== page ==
Build a Community
Suppose you’ve spent 12 months building a closed community of people who have engaged with you and bought your product or service. You’ve grown a private Facebook group to 350 members, and while this may not seem like a lot (considering you have a database of 17,000+ email addresses), the group is by invitation only and full of nurtured customers.
Here are the metrics you can measure when looking at the growth of this specific community:
- Number of group members
- Engagement on your live videos
- Engagement on your daily posts
- Questions your group is asking
Unfortunately, Facebook’s analytics don’t offer much in the way of solid statistics for private Facebook groups, so consider using a third-party tool like Grytics.
Increase Brand Awareness
The biggest reason marketers use social media is to build brand awareness. The average person will spend close to two hours a day on social media, which is why brand awareness is a key goal for businesses.
Suppose Twitter is your network of choice. You could analyze the following metrics to assess brand awareness:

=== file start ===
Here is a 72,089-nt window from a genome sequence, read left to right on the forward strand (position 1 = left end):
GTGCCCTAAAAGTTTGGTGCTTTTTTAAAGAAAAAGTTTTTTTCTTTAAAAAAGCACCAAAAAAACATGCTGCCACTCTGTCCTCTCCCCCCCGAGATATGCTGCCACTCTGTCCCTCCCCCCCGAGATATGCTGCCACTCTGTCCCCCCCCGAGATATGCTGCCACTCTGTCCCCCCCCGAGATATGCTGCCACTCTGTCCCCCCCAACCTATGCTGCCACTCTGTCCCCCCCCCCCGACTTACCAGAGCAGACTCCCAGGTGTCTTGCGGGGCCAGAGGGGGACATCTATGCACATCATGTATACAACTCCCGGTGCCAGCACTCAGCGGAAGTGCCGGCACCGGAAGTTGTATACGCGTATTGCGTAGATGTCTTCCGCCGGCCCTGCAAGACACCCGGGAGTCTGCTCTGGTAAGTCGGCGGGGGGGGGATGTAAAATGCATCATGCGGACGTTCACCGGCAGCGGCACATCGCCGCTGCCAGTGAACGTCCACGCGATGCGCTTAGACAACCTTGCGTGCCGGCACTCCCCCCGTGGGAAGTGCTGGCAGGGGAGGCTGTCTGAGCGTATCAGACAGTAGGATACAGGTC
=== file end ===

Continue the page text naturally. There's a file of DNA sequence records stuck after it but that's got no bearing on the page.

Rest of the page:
- Follower count
- Mention and shares
- Top tweet (to help you understand what your audience engages with the most)
- Top mention
- Profile visits
- New followers
You can find this data in Twitter Analytics.
Engagement is the second most important metric businesses use to measure social media success. Boosting engagement helps you build brand trust, recommendations, and perception online. Engagement is particularly important on Facebook and Instagram because they prioritize posts with higher engagement, showing them in the feed before posts with less engagement.
Analyze engagement measures similar to those discussed above. In addition, take a closer look at the number of community members who reach out to you on a daily basis through retweets, likes, questions, and any other communication.
#3: Choose the Right Social Network to Engage Your Audience
Targeting every social network without looking at each platform’s demographics won’t provide the results you’re looking for. Before deciding which platforms to invest your time in, you need to do some research to find out which social networks attract your target customer. Focus on two key areas: network demographics and reciprocity across platforms.
Facebook has over 1.86 billion monthly active users. According to a Pew Research study from November 2016, 79% of online adults use Facebook. The breakdown by age is 18-29 (88%), 30-49 (84%), 50-64 (72%), and 65+ (62%). From a gender standpoint, a higher percentage of online women use Facebook (83%) than online men (75%).
Facebook users watch more than 100 million hours of video content on the platform daily. Since the launch of Facebook Live, there has been a 700% growth in video views, with people spending 3x longer watching live video than they do recorded video.